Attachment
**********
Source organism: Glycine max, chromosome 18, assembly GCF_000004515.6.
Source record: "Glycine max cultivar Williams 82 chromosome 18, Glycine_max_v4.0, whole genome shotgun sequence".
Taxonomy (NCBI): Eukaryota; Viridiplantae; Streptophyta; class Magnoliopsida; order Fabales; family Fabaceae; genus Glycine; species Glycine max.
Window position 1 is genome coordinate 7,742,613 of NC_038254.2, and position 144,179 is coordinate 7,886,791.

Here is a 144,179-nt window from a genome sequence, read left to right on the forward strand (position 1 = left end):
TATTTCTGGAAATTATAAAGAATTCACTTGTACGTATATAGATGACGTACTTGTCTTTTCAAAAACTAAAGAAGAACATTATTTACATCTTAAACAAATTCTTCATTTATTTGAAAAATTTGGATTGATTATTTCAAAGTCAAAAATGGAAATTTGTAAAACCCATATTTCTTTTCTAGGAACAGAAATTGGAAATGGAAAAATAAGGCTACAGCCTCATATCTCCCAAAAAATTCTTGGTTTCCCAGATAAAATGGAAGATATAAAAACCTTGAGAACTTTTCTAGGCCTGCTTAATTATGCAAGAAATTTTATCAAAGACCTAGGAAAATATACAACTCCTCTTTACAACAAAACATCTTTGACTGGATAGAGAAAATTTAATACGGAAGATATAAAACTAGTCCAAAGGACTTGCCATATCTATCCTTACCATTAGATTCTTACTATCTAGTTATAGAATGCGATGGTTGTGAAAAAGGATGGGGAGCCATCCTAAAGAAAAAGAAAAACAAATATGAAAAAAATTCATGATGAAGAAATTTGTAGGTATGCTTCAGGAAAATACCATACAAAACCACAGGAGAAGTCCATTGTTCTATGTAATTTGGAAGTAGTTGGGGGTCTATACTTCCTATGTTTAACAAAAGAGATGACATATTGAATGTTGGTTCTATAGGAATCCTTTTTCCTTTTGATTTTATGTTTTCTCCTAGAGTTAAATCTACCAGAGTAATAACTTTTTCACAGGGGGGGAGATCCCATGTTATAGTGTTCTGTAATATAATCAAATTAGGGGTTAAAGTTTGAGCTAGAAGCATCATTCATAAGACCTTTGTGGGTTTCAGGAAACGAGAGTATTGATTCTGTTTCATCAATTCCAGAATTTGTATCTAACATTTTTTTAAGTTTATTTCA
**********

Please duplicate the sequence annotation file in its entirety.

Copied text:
Source organism: Glycine max, chromosome 18, assembly GCF_000004515.6.
Source record: "Glycine max cultivar Williams 82 chromosome 18, Glycine_max_v4.0, whole genome shotgun sequence".
Taxonomy (NCBI): Eukaryota; Viridiplantae; Streptophyta; class Magnoliopsida; order Fabales; family Fabaceae; genus Glycine; species Glycine max.
Window position 1 is genome coordinate 7,742,613 of NC_038254.2, and position 144,179 is coordinate 7,886,791.

Here is a 144,179-nt window from a genome sequence, read left to right on the forward strand (position 1 = left end):
TATTTCTGGAAATTATAAAGAATTCACTTGTACGTATATAGATGACGTACTTGTCTTTTCAAAAACTAAAGAAGAACATTATTTACATCTTAAACAAATTCTTCATTTATTTGAAAAATTTGGATTGATTATTTCAAAGTCAAAAATGGAAATTTGTAAAACCCATATTTCTTTTCTAGGAACAGAAATTGGAAATGGAAAAATAAGGCTACAGCCTCATATCTCCCAAAAAATTCTTGGTTTCCCAGATAAAATGGAAGATATAAAAACCTTGAGAACTTTTCTAGGCCTGCTTAATTATGCAAGAAATTTTATCAAAGACCTAGGAAAATATACAACTCCTCTTTACAACAAAACATCTTTGACTGGATAGAGAAAATTTAATACGGAAGATATAAAACTAGTCCAAAGGACTTGCCATATCTATCCTTACCATTAGATTCTTACTATCTAGTTATAGAATGCGATGGTTGTGAAAAAGGATGGGGAGCCATCCTAAAGAAAAAGAAAAACAAATATGAAAAAAATTCATGATGAAGAAATTTGTAGGTATGCTTCAGGAAAATACCATACAAAACCACAGGAGAAGTCCATTGTTCTATGTAATTTGGAAGTAGTTGGGGGTCTATACTTCCTATGTTTAACAAAAGAGATGACATATTGAATGTTGGTTCTATAGGAATCCTTTTTCCTTTTGATTTTATGTTTTCTCCTAGAGTTAAATCTACCAGAGTAATAACTTTTTCACAGGGGGGGAGATCCCATGTTATAGTGTTCTGTAATATAATCAAATTAGGGGTTAAAGTTTGAGCTAGAAGCATCATTCATAAGACCTTTGTGGGTTTCAGGAAACGAGAGTATTGATTCTGTTTCATCAATTCCAGAATTTGTATCTAACATTTTTTTAAGTTTATTTCA